If you haven't seen the latest episodes of Desperate Housewives, you have missed more than just the usual melodrama swirling around the residents of Wisteria Lane. A new storyline may be all-too-familiar to many viewers — a woman facing pregnancy discrimination on the job.
Lynnette, a working wife, mother of four, and "desperate housewife" chose not to reveal her pregnancy to Carlos, her boss and longtime friend and neighbor. When Lynnette received a promotion over a coworker who was pregnant, it became clear to her that she would be discriminated against as well if Carlos found out about her pregnancy.
Her fears were confirmed in a recent episode. Once Carlos discovered that Lynnette was pregnant, she was quickly fired. Although Carlos claimed that she was fired because she refused to take a promotion and relocate, it was clear to her — and to the audience — that the real reason was her pregnancy. Can this happen in real life, or is it just another outlandish plot?
Statistics show that the Desperate Housewives pregnancy discrimination storyline is neither exaggerated nor rare. In 2008, pregnancy discrimination charges rose to their highest level in the history of the Equal Employment Opportunity Commission (EEOC), which saw an almost 13 percent increase in claims over the previous year. And the most recent increase is part of a trend; since 1992, pregnancy discrimination charges to the EEOC and its companion agencies have skyrocketed by 86 percent. Read about the increase here.
Some cases rival the drama on Wisteria Lane. In 2004, the Department of Justice joined a lawsuit against the Washington D.C. Fire and Emergency Medical Services Department, claiming that women in training for the program were required to take pregnancy tests and told that they could lose their jobs if they became pregnant. As a result, two women said they chose to terminate their pregnancies for fear of losing their jobs. The complaint the U.S. Department of Justice filed against the employer is here. The case was eventually settled and the women received $100,000 each.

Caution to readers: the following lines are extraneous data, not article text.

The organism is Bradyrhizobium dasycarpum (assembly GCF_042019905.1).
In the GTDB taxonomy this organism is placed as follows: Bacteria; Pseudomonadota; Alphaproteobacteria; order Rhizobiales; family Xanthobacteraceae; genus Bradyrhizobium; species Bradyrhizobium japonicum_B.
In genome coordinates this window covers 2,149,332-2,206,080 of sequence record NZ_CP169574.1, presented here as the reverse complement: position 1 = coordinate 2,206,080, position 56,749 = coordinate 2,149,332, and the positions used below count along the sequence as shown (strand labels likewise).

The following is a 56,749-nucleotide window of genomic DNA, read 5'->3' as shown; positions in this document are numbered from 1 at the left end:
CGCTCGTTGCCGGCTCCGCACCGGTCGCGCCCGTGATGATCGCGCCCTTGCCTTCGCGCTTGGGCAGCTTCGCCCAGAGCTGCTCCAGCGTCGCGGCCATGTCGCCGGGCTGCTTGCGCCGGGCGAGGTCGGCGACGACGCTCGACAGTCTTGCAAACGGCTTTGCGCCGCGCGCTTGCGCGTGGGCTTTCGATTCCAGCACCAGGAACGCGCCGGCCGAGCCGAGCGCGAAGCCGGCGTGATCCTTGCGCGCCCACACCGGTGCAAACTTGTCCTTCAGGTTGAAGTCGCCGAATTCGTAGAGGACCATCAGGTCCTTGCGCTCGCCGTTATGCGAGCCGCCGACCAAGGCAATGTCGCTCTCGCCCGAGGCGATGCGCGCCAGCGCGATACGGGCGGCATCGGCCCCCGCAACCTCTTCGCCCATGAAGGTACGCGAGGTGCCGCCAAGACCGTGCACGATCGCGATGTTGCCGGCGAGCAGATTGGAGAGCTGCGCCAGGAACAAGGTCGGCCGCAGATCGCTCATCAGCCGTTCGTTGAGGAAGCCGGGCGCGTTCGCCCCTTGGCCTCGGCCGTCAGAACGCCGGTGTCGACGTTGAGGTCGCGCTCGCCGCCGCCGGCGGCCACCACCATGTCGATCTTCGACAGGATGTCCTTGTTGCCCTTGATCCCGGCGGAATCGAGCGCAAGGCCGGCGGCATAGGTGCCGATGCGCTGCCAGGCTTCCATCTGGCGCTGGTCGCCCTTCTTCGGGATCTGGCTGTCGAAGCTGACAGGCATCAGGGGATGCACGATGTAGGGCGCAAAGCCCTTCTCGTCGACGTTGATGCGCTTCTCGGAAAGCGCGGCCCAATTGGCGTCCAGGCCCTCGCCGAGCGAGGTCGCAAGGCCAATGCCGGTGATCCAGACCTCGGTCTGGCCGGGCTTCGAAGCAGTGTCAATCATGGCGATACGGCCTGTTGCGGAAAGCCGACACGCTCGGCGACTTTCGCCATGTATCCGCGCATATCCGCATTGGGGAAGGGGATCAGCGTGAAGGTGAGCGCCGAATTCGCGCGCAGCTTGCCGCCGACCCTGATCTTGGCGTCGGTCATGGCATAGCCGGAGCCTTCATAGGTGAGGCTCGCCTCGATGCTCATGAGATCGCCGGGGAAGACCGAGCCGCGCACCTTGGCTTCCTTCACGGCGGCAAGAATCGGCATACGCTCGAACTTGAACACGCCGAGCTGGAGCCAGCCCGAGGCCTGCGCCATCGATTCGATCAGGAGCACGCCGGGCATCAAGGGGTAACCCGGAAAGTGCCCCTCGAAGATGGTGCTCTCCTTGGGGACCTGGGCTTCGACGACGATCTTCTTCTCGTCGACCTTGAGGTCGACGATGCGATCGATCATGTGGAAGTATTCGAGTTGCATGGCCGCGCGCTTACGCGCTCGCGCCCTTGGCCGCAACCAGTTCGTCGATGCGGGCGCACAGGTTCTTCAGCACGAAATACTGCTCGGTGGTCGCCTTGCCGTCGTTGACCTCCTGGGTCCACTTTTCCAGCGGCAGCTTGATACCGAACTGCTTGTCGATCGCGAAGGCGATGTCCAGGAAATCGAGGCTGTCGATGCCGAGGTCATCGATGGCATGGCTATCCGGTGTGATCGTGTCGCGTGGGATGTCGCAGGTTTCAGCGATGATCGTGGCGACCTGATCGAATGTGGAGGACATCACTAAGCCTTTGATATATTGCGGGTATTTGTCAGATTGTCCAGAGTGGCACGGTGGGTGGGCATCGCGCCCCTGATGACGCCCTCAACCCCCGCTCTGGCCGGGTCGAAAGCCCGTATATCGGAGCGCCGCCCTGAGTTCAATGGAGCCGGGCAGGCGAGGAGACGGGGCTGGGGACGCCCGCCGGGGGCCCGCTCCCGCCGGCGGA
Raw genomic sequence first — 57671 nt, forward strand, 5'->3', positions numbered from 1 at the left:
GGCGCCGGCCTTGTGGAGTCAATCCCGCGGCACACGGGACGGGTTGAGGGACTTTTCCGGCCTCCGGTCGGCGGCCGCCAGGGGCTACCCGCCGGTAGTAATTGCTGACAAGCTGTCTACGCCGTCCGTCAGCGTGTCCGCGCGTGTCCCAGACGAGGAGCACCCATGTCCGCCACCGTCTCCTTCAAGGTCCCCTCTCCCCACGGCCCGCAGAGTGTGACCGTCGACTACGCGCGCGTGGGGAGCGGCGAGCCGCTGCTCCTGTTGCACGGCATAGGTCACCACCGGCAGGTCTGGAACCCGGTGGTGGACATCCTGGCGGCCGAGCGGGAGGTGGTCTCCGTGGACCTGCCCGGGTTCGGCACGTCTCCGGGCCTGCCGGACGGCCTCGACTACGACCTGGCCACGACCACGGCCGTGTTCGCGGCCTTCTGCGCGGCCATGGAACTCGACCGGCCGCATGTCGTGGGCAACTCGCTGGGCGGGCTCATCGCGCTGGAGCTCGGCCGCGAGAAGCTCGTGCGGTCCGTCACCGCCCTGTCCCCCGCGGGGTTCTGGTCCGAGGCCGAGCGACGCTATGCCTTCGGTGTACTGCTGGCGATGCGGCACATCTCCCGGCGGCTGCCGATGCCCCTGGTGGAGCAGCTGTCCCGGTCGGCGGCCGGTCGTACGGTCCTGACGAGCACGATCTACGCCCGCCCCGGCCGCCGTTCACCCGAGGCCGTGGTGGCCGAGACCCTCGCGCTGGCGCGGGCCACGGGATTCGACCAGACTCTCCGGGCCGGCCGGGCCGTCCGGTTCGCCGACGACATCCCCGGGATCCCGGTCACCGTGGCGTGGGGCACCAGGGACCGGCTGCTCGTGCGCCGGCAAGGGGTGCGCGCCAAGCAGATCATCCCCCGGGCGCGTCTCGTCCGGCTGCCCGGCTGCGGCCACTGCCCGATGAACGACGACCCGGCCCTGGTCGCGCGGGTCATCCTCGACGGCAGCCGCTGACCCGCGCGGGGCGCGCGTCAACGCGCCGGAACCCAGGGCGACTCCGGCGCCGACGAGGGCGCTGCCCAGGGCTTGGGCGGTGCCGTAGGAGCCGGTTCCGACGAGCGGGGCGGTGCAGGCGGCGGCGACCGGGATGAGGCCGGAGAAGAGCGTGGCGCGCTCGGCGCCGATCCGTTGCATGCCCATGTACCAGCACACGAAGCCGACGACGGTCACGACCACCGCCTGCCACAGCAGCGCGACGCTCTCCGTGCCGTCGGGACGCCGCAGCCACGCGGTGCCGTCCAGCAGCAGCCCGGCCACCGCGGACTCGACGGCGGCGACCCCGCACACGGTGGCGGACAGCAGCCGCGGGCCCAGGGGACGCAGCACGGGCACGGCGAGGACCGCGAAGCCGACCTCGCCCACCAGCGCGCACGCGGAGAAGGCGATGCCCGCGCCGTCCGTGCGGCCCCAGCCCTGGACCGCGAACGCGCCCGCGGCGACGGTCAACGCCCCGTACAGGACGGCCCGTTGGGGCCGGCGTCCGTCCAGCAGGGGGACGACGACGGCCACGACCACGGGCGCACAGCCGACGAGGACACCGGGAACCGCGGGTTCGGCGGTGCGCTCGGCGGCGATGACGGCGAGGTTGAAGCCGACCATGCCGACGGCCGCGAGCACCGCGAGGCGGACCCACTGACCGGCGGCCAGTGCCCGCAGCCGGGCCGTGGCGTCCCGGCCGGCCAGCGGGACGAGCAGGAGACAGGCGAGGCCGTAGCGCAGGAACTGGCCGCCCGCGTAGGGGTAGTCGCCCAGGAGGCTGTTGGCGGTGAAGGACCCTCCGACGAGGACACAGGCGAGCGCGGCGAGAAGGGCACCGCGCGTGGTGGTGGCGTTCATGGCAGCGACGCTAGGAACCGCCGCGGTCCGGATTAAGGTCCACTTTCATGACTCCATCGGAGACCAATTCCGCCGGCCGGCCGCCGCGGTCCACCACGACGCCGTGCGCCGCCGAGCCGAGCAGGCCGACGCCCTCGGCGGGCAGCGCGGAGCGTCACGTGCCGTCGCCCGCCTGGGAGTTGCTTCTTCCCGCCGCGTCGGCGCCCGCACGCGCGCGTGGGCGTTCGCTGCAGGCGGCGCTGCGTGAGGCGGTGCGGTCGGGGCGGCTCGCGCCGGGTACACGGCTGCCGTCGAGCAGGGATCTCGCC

In 2007, the EEOC settled a case of pregnancy discrimination for $350,000 against Mothers Ware Inc., which sells maternity clothes. According to the EEOC, the store refused to hire pregnant women and discriminated against a supervisor who complained about the policy. Read the EEOC's press release about the case here.
In August, the EEOC brought a pregnancy discrimination suit against a New Jersey trucking company, Decker Transport. According to the EEOC, when one of the women working at Decker informed her boss she was pregnant, she was immediately put on leave and told she should not come back until she got "rid of the problem." When she refused, she was fired.
Those are women who spoke up and complained. Many more may be afraid to do so, or may not even know that discrimination against pregnant women is illegal. Find out more about your rights here.
Given the economic crisis, it is especially important that women have secure employment. For those outside of Wisteria Lane, pregnancy discrimination truly can create a desperate situation. Not only does it cause emotional suffering, but it also threatens the economic security of working families who rely on women's income.
Learn more about the Pregnancy Discrimination Act and what protections it provides.